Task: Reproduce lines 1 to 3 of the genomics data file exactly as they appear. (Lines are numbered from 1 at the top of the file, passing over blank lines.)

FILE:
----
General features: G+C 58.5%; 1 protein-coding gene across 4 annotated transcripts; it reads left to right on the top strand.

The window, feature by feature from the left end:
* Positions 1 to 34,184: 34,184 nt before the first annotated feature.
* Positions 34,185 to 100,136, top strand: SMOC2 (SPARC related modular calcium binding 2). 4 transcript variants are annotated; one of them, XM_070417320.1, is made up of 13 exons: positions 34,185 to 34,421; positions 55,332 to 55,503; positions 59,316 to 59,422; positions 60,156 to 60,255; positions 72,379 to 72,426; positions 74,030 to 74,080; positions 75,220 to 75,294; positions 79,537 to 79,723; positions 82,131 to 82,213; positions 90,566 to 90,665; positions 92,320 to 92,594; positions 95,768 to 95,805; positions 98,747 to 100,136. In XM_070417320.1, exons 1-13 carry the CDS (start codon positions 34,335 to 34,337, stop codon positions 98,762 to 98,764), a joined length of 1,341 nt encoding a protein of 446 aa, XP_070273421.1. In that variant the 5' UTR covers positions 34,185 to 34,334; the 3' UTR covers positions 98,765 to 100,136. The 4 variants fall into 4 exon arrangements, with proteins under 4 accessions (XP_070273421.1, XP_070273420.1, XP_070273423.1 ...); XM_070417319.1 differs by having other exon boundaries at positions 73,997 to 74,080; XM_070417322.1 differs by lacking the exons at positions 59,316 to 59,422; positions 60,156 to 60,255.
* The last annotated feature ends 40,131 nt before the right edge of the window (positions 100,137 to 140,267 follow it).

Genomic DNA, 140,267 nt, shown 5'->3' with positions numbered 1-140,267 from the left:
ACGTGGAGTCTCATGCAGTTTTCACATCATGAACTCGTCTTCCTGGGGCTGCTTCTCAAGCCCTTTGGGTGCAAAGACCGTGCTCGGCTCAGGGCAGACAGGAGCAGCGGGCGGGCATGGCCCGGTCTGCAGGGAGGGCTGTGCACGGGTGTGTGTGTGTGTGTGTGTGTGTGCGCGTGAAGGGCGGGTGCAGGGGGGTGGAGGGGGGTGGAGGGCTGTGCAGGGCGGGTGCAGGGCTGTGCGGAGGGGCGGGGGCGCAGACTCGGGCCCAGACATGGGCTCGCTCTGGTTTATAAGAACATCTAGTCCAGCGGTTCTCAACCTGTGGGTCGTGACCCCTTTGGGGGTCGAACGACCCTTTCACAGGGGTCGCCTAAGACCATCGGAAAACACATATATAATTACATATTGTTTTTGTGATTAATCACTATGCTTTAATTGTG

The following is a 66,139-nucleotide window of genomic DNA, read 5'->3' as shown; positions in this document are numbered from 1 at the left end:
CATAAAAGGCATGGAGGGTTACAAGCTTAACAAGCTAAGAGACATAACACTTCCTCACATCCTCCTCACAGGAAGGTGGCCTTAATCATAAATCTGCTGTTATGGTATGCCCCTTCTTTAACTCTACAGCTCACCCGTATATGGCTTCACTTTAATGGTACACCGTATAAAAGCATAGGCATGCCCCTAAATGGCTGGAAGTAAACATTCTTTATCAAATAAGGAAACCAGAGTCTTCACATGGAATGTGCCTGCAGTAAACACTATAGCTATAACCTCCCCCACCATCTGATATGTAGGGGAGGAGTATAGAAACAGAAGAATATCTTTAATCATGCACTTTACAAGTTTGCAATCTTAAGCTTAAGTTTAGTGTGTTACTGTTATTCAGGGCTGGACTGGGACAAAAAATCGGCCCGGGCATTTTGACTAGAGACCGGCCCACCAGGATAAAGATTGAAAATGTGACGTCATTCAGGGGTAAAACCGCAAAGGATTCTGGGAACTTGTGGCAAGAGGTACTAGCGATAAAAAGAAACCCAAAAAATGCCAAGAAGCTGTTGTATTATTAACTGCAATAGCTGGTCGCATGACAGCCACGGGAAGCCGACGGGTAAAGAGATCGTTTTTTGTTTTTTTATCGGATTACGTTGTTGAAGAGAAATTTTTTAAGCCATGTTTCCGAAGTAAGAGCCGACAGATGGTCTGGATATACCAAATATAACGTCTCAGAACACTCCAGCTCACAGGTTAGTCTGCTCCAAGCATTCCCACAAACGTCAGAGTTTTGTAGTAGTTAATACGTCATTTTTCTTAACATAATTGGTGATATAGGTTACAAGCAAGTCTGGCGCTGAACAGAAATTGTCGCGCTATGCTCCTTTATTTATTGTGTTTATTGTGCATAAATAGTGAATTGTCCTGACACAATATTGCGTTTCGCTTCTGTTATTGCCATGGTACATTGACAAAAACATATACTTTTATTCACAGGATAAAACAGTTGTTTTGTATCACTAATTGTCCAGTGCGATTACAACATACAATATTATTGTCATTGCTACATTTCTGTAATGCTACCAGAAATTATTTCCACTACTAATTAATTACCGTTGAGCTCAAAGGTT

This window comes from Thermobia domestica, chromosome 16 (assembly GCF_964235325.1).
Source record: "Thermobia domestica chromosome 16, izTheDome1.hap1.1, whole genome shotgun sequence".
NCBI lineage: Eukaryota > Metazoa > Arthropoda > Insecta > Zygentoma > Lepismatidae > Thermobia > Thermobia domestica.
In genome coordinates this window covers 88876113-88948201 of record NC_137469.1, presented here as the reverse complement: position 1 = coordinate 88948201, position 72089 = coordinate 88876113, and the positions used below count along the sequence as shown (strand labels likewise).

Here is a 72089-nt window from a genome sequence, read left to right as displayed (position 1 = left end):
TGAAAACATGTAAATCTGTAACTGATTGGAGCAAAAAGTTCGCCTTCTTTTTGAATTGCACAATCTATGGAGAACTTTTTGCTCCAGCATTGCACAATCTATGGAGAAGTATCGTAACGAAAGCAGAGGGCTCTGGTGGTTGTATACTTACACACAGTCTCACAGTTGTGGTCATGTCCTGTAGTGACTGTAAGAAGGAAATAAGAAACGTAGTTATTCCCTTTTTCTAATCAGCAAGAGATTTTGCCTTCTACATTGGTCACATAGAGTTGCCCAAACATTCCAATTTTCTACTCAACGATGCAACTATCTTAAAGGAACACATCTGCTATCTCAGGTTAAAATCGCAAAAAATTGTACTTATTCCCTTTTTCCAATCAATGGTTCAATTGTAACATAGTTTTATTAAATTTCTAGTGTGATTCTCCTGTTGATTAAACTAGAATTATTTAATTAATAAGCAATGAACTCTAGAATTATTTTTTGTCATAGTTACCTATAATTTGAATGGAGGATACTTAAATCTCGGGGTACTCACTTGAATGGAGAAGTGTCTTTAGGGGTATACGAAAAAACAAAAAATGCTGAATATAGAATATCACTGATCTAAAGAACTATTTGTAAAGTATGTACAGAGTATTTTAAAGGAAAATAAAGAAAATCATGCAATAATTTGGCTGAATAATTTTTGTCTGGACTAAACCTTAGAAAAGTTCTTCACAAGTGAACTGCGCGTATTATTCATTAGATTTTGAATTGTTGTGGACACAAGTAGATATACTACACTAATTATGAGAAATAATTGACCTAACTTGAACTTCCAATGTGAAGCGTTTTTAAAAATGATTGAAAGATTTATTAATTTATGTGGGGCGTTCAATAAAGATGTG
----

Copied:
General features: G+C 58.5%; 1 protein-coding gene across 4 annotated transcripts; it reads left to right on the top strand.

The window, feature by feature from the left end:
* Positions 1 to 34,184: 34,184 nt before the first annotated feature.